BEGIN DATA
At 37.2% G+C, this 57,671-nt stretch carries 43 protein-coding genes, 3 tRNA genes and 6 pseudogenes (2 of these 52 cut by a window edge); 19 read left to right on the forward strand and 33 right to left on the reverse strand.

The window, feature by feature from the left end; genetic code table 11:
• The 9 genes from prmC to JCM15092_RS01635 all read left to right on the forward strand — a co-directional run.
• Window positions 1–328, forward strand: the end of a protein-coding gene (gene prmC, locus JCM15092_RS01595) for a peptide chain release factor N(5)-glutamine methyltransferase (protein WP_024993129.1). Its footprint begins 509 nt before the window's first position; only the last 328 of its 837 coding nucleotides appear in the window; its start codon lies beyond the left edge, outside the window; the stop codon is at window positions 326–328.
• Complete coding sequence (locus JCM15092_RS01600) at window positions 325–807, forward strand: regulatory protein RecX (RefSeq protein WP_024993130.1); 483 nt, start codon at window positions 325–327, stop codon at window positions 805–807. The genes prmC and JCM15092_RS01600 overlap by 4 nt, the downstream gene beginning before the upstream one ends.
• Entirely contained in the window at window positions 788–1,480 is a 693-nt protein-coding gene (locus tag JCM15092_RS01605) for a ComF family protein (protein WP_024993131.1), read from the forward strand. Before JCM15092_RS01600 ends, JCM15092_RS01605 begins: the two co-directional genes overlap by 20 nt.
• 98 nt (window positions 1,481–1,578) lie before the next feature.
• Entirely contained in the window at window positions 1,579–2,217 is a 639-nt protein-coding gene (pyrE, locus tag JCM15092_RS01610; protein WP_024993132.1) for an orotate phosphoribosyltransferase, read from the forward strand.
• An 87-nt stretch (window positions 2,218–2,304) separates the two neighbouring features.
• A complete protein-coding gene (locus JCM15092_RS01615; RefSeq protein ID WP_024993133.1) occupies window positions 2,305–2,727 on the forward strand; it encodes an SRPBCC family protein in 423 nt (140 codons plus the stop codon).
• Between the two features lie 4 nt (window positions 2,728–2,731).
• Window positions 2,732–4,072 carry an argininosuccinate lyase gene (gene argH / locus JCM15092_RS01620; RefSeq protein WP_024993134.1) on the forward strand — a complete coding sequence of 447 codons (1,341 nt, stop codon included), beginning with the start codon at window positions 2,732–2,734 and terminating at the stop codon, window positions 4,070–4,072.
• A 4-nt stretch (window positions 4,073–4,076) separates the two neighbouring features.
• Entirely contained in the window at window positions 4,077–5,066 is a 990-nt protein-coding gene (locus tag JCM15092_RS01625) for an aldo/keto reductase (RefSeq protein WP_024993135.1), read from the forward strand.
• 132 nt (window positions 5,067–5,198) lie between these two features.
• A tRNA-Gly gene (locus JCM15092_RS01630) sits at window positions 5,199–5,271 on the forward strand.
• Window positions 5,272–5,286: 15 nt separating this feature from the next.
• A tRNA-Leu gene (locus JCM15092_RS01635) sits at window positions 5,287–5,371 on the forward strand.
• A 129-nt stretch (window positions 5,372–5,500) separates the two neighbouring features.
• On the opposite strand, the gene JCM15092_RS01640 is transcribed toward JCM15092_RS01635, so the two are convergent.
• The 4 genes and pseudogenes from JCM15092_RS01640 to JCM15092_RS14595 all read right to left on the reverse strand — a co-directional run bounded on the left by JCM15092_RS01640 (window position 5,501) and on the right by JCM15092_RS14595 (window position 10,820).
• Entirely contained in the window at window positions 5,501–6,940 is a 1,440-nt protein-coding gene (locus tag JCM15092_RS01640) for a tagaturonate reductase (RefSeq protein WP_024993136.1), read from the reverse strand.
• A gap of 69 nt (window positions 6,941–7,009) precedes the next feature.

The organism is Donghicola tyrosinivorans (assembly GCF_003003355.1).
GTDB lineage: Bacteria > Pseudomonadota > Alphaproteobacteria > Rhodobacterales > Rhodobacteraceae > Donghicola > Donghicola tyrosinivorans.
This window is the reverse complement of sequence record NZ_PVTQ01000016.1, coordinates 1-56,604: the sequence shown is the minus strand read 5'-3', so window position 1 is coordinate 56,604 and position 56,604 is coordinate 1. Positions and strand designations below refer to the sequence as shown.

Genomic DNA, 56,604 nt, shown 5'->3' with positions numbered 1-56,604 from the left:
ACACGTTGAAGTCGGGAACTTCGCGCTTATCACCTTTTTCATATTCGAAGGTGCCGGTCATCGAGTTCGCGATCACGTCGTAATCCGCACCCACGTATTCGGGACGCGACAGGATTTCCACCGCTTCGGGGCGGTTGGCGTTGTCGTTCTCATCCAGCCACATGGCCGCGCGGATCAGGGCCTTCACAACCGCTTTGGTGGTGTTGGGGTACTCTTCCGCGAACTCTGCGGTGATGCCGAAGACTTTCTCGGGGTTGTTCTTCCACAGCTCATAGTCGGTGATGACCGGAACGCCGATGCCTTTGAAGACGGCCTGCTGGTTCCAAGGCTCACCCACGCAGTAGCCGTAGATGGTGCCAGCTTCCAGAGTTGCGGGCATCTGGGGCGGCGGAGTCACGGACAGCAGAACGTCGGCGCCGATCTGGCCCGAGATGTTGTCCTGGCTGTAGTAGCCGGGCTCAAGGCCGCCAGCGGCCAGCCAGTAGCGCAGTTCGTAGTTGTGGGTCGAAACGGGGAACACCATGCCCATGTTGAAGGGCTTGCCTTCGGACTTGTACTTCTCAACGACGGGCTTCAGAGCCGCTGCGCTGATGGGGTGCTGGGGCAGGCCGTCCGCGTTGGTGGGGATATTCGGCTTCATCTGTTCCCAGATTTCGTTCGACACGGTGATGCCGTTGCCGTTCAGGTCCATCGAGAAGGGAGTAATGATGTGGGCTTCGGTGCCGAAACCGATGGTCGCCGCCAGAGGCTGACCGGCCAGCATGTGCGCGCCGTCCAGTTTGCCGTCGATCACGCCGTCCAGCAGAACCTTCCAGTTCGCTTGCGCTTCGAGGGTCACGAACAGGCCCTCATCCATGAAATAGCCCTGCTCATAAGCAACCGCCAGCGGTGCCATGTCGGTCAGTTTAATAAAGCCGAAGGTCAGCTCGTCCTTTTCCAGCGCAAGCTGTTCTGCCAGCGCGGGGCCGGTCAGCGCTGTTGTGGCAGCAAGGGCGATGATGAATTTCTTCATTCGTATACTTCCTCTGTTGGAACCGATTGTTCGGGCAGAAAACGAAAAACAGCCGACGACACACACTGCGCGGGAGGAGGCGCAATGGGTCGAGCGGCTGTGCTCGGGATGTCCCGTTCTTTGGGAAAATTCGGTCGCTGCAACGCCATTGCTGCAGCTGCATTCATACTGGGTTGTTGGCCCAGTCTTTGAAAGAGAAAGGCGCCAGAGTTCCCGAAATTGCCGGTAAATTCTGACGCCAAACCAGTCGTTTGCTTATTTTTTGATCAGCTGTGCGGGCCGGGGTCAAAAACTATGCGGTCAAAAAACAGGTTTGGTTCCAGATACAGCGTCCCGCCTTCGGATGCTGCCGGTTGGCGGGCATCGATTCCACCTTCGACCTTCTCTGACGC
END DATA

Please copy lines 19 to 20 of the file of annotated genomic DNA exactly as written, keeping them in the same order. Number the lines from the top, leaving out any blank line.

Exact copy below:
• A 129-nt stretch (window positions 5,372–5,500) separates the two neighbouring features.
• On the opposite strand, the gene JCM15092_RS01640 is transcribed toward JCM15092_RS01635, so the two are convergent.